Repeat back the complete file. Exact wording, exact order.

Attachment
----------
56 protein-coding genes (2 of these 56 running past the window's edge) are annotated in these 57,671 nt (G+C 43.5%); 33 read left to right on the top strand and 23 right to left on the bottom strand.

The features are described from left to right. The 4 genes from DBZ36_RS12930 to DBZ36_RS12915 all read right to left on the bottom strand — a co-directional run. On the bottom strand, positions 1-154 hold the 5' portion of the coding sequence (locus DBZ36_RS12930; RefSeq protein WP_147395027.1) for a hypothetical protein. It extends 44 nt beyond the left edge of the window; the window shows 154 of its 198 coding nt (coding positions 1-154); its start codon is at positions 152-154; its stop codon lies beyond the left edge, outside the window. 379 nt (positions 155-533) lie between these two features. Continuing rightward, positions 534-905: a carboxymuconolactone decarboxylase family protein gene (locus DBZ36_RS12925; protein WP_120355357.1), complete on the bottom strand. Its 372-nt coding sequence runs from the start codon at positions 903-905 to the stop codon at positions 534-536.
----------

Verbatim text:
56 protein-coding genes (2 of these 56 running past the window's edge) are annotated in these 57,671 nt (G+C 43.5%); 33 read left to right on the top strand and 23 right to left on the bottom strand.

The features are described from left to right. The 4 genes from DBZ36_RS12930 to DBZ36_RS12915 all read right to left on the bottom strand — a co-directional run. On the bottom strand, positions 1-154 hold the 5' portion of the coding sequence (locus DBZ36_RS12930; RefSeq protein WP_147395027.1) for a hypothetical protein. It extends 44 nt beyond the left edge of the window; the window shows 154 of its 198 coding nt (coding positions 1-154); its start codon is at positions 152-154; its stop codon lies beyond the left edge, outside the window. 379 nt (positions 155-533) lie between these two features. Continuing rightward, positions 534-905: a carboxymuconolactone decarboxylase family protein gene (locus DBZ36_RS12925; protein WP_120355357.1), complete on the bottom strand. Its 372-nt coding sequence runs from the start codon at positions 903-905 to the stop codon at positions 534-536.